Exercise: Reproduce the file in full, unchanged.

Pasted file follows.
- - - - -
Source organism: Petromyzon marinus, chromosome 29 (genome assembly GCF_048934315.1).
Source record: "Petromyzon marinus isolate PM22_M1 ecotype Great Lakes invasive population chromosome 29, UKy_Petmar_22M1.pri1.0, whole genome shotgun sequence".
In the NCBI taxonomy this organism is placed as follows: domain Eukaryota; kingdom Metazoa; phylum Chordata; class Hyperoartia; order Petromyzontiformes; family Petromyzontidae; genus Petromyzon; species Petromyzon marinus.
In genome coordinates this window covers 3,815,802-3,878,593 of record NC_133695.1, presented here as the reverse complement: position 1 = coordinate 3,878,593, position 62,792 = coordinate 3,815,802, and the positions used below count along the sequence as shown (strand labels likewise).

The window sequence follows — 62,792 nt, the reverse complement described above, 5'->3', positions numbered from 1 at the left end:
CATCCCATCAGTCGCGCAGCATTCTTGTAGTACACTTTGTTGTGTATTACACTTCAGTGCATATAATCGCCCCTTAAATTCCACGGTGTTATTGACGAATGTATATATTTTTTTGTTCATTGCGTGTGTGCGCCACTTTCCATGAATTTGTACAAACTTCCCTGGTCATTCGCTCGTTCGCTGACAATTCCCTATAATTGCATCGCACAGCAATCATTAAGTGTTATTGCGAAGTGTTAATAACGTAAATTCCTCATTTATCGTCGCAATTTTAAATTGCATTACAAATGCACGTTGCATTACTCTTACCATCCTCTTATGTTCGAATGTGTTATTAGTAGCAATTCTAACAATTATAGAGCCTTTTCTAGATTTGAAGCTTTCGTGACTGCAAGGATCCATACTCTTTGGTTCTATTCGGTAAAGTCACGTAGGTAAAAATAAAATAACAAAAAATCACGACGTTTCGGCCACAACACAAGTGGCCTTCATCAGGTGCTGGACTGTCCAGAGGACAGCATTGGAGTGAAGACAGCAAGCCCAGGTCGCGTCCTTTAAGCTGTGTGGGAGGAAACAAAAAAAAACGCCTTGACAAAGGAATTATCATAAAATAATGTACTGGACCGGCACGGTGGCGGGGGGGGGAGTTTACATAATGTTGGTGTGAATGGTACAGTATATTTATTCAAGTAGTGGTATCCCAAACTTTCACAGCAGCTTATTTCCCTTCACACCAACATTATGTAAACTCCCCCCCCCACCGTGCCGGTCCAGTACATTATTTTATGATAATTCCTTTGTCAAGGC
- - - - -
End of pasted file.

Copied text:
Source organism: Petromyzon marinus, chromosome 29 (genome assembly GCF_048934315.1).
Source record: "Petromyzon marinus isolate PM22_M1 ecotype Great Lakes invasive population chromosome 29, UKy_Petmar_22M1.pri1.0, whole genome shotgun sequence".
In the NCBI taxonomy this organism is placed as follows: domain Eukaryota; kingdom Metazoa; phylum Chordata; class Hyperoartia; order Petromyzontiformes; family Petromyzontidae; genus Petromyzon; species Petromyzon marinus.
In genome coordinates this window covers 3,815,802-3,878,593 of record NC_133695.1, presented here as the reverse complement: position 1 = coordinate 3,878,593, position 62,792 = coordinate 3,815,802, and the positions used below count along the sequence as shown (strand labels likewise).

The window sequence follows — 62,792 nt, the reverse complement described above, 5'->3', positions numbered from 1 at the left end:
CATCCCATCAGTCGCGCAGCATTCTTGTAGTACACTTTGTTGTGTATTACACTTCAGTGCATATAATCGCCCCTTAAATTCCACGGTGTTATTGACGAATGTATATATTTTTTTGTTCATTGCGTGTGTGCGCCACTTTCCATGAATTTGTACAAACTTCCCTGGTCATTCGCTCGTTCGCTGACAATTCCCTATAATTGCATCGCACAGCAATCATTAAGTGTTATTGCGAAGTGTTAATAACGTAAATTCCTCATTTATCGTCGCAATTTTAAATTGCATTACAAATGCACGTTGCATTACTCTTACCATCCTCTTATGTTCGAATGTGTTATTAGTAGCAATTCTAACAATTATAGAGCCTTTTCTAGATTTGAAGCTTTCGTGACTGCAAGGATCCATACTCTTTGGTTCTATTCGGTAAAGTCACGTAGGTAAAAATAAAATAACAAAAAATCACGACGTTTCGGCCACAACACAAGTGGCCTTCATCAGGTGCTGGACTGTCCAGAGGACAGCATTGGAGTGAAGACAGCAAGCCCAGGTCGCGTCCTTTAAGCTGTGTGGGAGGAAACAAAAAAAAACGCCTTGACAAAGGAATTATCATAAAATAATGTACTGGACCGGCACGGTGGCGGGGGGGGGAGTTTACATAATGTTGGTGTGAATGGTACAGTATATTTATTCAAGTAGTGGTATCCCAAACTTTCACAGCAGCTTATTTCCCTTCACACCAACATTATGTAAACTCCCCCCCCCACCGTGCCGGTCCAGTACATTATTTTATGATAATTCCTTTGTCAAGGC